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Voices of the Global Community

Christopher Armstrong and Hollie Heintz, University of Illinois at Urbana-Champaign

Can you remember a pivotal advising moment when a question you asked caused a student to stop and respond, "Good point. I never thought of that before' "  In that second, you realized you had a wonderful sound bite to remember, because that simple question challenged the student to develop a new perspective on his or her motivations, interests, or opportunities. As academic advisors, we engage students on a daily basis and ask the tough questions that encourage them to take responsibility for their academic success. We are pleased to have this opportunity to share with you some effective sound bites we have gathered, and to offer ideas for sharing your sound bites with your colleagues.

As advisors who prefer a developmental approach, we often find ourselves sharing helpful suggestions within our department. We are continually looking for ways to enrich the advisor-student interaction. How can we get the most from each advising session? How can we build rapport as we continue to meet with students?

From talking with others, we generated so many sound bites that we spread the word at the Regional and Annual NACADA Conferences. The wonderful interactions and ideas exchanged at both Conferences allowed us to compile an extensive list of sound bites from advisors across North America. We have provided a list of our 'top ten' sound bites below, along with explanations of why we love them.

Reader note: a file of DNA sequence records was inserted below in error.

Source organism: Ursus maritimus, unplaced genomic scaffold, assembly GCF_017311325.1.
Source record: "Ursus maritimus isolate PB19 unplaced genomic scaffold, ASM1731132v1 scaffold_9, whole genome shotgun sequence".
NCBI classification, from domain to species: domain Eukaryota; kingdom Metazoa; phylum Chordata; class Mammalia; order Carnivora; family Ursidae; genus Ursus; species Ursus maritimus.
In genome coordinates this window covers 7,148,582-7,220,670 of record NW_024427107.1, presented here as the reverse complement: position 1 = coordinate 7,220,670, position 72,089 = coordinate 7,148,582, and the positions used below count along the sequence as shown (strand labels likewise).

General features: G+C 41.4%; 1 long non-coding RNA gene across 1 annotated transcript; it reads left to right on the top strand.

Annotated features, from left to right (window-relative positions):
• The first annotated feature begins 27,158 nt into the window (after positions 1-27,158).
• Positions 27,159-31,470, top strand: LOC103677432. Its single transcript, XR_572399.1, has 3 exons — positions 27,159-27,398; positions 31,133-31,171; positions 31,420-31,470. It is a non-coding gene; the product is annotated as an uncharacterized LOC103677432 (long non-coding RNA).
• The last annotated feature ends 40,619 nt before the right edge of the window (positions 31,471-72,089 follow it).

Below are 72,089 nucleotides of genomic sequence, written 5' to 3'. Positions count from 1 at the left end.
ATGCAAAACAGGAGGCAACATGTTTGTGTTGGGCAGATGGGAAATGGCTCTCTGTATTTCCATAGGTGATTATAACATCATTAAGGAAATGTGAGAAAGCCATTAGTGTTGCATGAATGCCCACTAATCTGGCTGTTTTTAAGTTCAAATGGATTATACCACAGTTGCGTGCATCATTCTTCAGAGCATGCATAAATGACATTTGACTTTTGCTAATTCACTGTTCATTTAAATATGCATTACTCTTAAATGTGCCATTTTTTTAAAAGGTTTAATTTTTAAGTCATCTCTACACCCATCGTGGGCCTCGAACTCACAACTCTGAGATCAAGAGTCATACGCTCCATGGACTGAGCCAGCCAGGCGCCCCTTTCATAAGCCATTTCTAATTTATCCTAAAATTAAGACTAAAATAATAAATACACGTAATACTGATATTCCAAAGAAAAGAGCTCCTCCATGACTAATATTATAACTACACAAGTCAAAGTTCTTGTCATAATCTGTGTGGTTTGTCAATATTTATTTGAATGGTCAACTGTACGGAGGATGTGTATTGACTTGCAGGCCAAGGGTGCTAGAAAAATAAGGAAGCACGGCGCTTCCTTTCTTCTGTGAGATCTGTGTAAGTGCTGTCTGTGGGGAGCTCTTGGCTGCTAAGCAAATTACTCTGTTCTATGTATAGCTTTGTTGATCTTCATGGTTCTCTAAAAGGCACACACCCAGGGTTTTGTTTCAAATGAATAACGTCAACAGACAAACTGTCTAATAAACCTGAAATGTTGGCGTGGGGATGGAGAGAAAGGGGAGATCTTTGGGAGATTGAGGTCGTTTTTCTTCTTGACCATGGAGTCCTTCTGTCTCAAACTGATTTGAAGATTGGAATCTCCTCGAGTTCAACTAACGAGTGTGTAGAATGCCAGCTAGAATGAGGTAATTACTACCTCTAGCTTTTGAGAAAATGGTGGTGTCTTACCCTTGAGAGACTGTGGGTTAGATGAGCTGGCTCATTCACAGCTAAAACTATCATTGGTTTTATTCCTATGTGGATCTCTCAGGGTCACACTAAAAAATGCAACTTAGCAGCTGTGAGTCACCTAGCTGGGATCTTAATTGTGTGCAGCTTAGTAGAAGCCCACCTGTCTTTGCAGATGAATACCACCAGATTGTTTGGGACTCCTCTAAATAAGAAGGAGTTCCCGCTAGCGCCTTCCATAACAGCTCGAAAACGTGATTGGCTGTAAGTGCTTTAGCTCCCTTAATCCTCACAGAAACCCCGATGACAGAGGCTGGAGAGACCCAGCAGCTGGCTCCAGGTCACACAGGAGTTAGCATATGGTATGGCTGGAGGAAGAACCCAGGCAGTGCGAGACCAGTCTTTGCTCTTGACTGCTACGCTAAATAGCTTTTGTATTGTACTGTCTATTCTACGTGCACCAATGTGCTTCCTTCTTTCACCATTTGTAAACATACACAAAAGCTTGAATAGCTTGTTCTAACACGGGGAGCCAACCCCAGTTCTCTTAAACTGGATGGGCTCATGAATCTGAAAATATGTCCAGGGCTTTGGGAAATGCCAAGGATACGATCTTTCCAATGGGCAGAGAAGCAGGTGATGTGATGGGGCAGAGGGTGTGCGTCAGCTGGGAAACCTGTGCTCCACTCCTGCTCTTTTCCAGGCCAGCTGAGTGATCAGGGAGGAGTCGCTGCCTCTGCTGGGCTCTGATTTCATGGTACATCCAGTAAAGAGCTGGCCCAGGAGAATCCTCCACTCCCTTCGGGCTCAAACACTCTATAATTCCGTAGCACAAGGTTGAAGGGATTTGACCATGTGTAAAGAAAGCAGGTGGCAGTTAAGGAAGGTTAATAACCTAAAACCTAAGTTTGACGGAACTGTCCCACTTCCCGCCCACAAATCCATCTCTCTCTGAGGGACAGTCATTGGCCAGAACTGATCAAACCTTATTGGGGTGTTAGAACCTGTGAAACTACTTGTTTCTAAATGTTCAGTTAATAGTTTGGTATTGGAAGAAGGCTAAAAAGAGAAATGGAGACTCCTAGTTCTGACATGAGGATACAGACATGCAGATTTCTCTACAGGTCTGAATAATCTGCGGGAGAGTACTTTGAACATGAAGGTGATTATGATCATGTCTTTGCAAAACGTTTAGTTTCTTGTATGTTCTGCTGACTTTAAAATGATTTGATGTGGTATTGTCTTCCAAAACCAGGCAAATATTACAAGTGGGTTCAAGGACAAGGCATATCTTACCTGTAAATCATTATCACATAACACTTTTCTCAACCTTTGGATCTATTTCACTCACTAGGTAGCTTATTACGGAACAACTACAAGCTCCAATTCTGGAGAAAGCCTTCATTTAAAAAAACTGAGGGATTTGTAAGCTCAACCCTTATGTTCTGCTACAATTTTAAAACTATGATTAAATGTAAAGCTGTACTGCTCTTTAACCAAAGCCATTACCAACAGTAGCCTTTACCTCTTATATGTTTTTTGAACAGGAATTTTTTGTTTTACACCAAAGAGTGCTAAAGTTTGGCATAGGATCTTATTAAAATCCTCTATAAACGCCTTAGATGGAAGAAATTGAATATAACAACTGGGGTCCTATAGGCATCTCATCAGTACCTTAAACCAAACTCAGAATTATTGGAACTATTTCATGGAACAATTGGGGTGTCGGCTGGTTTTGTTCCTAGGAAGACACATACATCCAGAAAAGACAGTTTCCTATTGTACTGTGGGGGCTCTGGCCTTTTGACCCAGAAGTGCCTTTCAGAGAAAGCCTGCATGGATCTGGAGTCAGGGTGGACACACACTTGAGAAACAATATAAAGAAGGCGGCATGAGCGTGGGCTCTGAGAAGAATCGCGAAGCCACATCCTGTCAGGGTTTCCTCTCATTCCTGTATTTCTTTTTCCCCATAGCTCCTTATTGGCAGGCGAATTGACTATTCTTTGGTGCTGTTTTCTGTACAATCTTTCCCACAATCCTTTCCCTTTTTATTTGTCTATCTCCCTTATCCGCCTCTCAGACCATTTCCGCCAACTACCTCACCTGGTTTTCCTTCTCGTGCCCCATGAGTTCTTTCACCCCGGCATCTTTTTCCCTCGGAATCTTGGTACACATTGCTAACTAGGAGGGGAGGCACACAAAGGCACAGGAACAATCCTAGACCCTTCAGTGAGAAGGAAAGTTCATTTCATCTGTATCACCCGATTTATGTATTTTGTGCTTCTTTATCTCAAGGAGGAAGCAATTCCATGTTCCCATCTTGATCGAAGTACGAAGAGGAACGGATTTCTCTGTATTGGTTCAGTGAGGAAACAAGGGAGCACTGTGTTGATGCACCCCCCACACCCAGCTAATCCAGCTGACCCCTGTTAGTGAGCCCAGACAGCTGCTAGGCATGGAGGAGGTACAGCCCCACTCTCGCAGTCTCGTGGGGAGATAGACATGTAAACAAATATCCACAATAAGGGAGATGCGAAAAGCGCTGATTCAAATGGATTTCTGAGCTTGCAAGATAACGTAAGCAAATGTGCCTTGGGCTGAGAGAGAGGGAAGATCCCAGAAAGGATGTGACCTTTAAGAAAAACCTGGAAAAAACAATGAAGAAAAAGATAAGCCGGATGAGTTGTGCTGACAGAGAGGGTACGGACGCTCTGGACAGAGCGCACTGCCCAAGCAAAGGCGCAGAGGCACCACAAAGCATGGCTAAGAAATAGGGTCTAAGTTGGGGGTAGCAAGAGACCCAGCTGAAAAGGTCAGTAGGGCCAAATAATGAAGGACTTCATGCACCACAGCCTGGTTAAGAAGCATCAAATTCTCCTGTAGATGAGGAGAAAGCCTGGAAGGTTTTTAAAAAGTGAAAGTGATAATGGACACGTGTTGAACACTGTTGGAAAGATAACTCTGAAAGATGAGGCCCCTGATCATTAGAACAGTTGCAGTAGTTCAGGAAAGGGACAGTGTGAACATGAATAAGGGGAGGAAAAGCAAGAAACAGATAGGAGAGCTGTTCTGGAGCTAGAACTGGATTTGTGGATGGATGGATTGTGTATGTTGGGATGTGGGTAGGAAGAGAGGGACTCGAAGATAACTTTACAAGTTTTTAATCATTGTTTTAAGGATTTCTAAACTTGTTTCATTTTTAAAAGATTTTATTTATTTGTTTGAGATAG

1. What brings you in today?

We feel the connotation of this sentence is vastly different than oft-used 'How can I help you today?' because it shifts the responsibility toward the student.

2. How important would you say it is for you to ______ on a scale from 1 to 10?

This gives students a concrete way to evaluate and quantify their priorities. You can use this question to determine how important it is for the student to clear academic probation, work x hours each week, participate in extracurricular activities, etc.

3. What are you passionate about? What fascinates you?

This is an in-house favorite that we ask students exploring their major options. This helps divorce the idea that a major equals a career and focuses on their strengths and interests.

4. What do you think will happen if you don't change anything? What is the worst outcome if you do change? Best outcome?

Sometimes we encounter students who seem apathetic or stuck. To someone who feels this way, taking that next step can often feel overwhelming. This conversation script provides a catalyst for the student by reframing the dilemma.

5. Would it be okay if I told you some of my concerns regarding your plan?

This can be a powerful question from the advisor to gently but firmly express that the student has a plan that may be unrealistic or un-researched.

6. What strengths do you want to focus on?

It is important to provide encouragement to students who are on-task and taking an active role in their academic and career development. This question suggests students identify areas in which they excel and the core competencies they can build upon.

7. I can suggest advantages and disadvantages, but the decision is yours.